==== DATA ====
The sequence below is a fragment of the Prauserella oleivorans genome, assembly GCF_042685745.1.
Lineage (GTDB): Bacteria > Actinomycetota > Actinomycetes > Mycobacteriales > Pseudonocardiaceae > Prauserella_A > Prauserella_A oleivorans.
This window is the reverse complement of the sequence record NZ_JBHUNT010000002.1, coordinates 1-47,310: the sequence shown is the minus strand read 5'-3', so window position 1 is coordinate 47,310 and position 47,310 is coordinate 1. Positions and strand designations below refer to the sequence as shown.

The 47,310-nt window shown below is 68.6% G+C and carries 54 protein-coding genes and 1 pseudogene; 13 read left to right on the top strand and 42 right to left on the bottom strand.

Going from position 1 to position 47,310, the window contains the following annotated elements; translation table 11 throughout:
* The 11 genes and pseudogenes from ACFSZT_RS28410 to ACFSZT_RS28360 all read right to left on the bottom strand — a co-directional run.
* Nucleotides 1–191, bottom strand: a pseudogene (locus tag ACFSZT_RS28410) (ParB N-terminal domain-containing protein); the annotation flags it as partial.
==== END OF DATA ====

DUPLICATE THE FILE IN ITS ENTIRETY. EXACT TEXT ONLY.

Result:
The sequence below is a fragment of the Prauserella oleivorans genome, assembly GCF_042685745.1.
Lineage (GTDB): Bacteria > Actinomycetota > Actinomycetes > Mycobacteriales > Pseudonocardiaceae > Prauserella_A > Prauserella_A oleivorans.
This window is the reverse complement of the sequence record NZ_JBHUNT010000002.1, coordinates 1-47,310: the sequence shown is the minus strand read 5'-3', so window position 1 is coordinate 47,310 and position 47,310 is coordinate 1. Positions and strand designations below refer to the sequence as shown.

The 47,310-nt window shown below is 68.6% G+C and carries 54 protein-coding genes and 1 pseudogene; 13 read left to right on the top strand and 42 right to left on the bottom strand.

Going from position 1 to position 47,310, the window contains the following annotated elements; translation table 11 throughout:
* The 11 genes and pseudogenes from ACFSZT_RS28410 to ACFSZT_RS28360 all read right to left on the bottom strand — a co-directional run.
* Nucleotides 1–191, bottom strand: a pseudogene (locus tag ACFSZT_RS28410) (ParB N-terminal domain-containing protein); the annotation flags it as partial.